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atremblein t1_j0l7fxm wrote

Here is tl;dr:

“The optimal dose of exercise is not yet known, but it is likely to be 20-plus minutes each day and must include resistance training to grow the muscles, increase the size and capacity of the internal pharmacy, and stimulate the myokine production,” he said.

“This study provides strong evidence for the recommendation patients with prostate cancer, and likely anybody with any cancer type, should perform exercise most days, if not every day, to maintain a chemical environment within their body which is suppressive of cancer cell proliferation.”

From the article.


shadyelf t1_j0nvhfc wrote

Guess I'll just do 20 minutes of squats every day. It's like sitting so it's my favorite exercise.


PretendsHesPissed t1_j0nyhby wrote

So it's the same thing as always:

Exercise is crucial in today's world. It's so easy and so tempting to constantly be sitting and consuming via our screens and since the vast majority of us are no longer doing any sort of manual labor, a dedicated exercise routine is crucial.

Exercise is known to have benefits in multiple arenas. Even if you don't have a concern for cancer, the benefits to mood and sleep alone should be a great motivator.


tapirs4daze t1_j0p31ky wrote

Everyone should have a concern for cancer…it can come out of no where and do so very fast.


TheDominantBullfrog t1_j0m8f0o wrote

Insane how exercise continues to be the one reliable marker of improving your all cause mortality by so many mechanisms.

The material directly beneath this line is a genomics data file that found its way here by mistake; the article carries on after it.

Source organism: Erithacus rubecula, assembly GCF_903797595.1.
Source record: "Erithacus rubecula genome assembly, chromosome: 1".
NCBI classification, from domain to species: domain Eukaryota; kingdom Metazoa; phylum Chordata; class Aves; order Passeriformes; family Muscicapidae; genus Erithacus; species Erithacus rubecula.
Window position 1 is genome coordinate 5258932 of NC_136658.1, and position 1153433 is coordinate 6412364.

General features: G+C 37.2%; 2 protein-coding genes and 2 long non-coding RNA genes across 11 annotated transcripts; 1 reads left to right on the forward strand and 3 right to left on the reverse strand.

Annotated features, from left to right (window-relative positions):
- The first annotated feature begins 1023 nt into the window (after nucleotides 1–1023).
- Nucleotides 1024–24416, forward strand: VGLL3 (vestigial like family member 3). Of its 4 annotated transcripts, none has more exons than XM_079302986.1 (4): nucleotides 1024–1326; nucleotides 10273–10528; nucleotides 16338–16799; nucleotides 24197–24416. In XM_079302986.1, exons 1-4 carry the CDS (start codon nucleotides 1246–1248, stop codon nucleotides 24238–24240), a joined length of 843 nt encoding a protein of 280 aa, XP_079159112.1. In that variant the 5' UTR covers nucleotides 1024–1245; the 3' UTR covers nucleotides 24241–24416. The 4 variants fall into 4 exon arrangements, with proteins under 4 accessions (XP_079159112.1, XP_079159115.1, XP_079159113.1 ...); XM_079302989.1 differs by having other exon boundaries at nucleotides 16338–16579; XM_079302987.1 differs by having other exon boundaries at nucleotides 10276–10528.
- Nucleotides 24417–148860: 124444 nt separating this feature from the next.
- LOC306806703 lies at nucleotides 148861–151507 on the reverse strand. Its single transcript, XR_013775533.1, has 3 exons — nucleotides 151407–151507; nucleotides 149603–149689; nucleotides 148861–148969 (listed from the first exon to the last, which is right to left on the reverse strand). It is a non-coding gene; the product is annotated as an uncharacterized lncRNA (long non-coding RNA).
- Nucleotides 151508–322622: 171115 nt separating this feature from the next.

designbat t1_j0mz23a wrote

My husband, who worked in nursing homes for a while, says, "Never stop moving. When you stop, you die."

Physical therapy sucks, but it's very much a if you don't use it, you lose it, situation.


TheDominantBullfrog t1_j0mzckr wrote

Absolutely. Working in EMS at 21 years old and seeing the difference between a good, active 50 and a sedentary, neglected 50 is a lesson I'll never forget. Motion is the lotion!


5tr4nGe t1_j0n164v wrote

Yeah I’m 30. And hopefully I’ll be going strong for a long time.

I work manual labour (relatively lightweight manual labour, but still manual labour) and I spend my weekends hiking and climbing.

I eat well, and I drink in moderation. I’m hoping that baring major injury I’ll be able to keep doing the things I love for a long time.


Number127 t1_j0nqbsg wrote

Watch out for your knees, my friend!


5tr4nGe t1_j0nqgc4 wrote

Thankfully they're holding up strong so far.


Number127 t1_j0nqj91 wrote

Of course they are, you're 30. :)


5tr4nGe t1_j0nqq6e wrote

True, I still have a good few years in them yet.

Hopefully they keep going though, I know plenty of people in their 50s who live like I do and they're only getting stronger with time.


TheDominantBullfrog t1_j0p601c wrote

Man I hate this kind of thing. What's he supposed to do, be less active because one day his knees may suddenly go bad? Your knees will eventually go bad regardless. Moderate daily activity is the best way to prevent it.


TheDominantBullfrog t1_j0p621d wrote

I'm 30 myself and have to be able to move for work and grapple as my primary hobby, so it's a good excuse to keep the diet, fitness, and recovery all lined up for as long as I can!


sterfri99 t1_j0ohdf6 wrote

Hey bud, word of advice from someone that started in EMS early too… go for medic ASAP if you think you like the field. Lifting less feels amazing on my back and knees, and I get paid more


TheDominantBullfrog t1_j0p0b85 wrote

I've been a medic for 8 years and working on RN. Not sure how it got you out of doing any lifting, though.


Bogmanbob t1_j0nvoxr wrote